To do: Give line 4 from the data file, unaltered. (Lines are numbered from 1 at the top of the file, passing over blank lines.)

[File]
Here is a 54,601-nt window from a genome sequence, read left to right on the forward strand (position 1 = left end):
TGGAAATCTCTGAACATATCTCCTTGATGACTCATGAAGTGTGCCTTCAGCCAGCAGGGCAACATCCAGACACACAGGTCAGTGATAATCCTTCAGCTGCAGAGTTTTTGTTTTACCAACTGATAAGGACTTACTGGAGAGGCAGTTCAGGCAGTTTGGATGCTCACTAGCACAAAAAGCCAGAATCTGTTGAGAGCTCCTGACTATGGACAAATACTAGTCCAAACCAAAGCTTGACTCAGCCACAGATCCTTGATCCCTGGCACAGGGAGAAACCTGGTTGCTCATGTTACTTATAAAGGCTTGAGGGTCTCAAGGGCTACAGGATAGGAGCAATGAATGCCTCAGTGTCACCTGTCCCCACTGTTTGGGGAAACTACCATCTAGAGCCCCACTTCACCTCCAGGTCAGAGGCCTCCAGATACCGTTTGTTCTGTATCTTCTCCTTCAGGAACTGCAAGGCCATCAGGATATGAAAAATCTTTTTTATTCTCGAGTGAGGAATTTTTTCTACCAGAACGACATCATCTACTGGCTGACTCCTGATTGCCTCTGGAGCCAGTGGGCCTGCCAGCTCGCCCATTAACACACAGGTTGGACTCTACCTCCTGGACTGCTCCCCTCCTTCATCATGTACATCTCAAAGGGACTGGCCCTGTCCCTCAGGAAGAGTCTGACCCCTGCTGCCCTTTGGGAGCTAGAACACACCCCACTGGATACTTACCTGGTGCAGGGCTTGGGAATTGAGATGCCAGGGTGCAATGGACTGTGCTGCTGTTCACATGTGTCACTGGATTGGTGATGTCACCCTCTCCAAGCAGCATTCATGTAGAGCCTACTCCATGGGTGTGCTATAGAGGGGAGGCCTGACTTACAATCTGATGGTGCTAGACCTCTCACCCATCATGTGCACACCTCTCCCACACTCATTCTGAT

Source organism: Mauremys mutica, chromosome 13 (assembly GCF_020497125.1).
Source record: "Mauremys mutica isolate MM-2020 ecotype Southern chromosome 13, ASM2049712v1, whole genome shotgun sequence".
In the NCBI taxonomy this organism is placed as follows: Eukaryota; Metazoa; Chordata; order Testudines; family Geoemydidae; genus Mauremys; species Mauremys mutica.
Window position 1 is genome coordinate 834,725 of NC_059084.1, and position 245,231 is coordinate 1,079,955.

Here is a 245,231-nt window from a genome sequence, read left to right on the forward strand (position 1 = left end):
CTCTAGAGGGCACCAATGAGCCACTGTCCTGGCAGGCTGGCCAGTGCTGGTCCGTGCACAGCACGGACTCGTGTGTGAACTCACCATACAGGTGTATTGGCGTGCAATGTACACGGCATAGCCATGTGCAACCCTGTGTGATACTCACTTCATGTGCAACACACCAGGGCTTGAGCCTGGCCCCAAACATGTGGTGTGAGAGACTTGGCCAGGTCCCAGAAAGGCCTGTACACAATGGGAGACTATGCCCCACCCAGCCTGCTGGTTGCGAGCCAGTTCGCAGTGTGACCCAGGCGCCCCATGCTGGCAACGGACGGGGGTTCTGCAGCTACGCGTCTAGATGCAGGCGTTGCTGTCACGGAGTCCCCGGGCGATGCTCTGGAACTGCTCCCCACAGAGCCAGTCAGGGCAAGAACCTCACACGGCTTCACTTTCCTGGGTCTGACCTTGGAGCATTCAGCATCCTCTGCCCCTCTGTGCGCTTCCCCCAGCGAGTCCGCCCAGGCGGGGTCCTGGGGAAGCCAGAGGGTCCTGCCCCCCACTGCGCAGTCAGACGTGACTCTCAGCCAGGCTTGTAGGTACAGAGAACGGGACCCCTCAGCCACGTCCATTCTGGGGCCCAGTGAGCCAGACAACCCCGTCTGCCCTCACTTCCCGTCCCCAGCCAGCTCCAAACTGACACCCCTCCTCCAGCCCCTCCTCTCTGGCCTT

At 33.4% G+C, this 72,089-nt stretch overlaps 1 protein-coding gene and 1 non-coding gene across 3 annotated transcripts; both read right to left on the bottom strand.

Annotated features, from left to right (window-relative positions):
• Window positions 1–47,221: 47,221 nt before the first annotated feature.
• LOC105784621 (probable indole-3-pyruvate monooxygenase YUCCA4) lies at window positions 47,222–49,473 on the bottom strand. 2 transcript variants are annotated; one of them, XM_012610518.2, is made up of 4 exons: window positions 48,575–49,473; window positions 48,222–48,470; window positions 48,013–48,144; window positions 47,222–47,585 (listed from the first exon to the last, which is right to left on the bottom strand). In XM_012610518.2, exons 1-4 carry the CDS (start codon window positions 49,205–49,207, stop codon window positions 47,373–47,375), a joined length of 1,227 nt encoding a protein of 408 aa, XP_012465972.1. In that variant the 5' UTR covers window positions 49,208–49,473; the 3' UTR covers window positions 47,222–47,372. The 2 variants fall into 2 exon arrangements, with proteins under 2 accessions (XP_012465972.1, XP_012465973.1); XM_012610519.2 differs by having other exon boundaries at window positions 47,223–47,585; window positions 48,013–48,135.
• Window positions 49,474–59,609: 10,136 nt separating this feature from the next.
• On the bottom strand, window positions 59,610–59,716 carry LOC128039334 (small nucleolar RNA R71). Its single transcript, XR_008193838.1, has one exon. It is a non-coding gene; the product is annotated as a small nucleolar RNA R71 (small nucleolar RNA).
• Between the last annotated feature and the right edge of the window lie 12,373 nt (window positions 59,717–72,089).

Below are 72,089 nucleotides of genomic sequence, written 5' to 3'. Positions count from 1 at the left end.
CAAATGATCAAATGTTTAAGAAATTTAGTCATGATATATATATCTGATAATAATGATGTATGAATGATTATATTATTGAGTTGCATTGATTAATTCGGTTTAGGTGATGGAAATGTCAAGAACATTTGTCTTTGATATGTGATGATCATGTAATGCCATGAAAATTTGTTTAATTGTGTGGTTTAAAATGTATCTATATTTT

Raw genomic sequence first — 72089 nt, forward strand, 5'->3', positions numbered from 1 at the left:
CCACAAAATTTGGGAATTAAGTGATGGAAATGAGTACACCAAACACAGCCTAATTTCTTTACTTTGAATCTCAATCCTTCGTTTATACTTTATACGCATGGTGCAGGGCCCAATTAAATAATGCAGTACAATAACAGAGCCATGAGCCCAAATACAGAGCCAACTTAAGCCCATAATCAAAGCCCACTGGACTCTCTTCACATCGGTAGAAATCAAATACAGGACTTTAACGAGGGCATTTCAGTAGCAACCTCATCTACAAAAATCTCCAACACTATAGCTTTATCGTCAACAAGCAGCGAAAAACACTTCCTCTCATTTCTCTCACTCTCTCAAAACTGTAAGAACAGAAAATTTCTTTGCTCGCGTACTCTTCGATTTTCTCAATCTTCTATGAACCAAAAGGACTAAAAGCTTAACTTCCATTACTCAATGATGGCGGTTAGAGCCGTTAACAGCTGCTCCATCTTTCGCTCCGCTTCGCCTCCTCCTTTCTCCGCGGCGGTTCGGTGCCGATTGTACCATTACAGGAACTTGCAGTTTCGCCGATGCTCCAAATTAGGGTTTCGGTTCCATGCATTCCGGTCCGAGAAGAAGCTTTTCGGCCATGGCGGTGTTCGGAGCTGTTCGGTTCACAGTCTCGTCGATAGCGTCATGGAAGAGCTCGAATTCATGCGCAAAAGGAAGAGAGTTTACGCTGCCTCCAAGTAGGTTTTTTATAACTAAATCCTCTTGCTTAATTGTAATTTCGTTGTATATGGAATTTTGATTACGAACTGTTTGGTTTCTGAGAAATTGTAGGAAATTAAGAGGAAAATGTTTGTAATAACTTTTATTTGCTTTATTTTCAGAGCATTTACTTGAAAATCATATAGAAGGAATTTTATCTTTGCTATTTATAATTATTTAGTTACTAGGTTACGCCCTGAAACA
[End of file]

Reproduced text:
Source record: "Mauremys mutica isolate MM-2020 ecotype Southern chromosome 13, ASM2049712v1, whole genome shotgun sequence".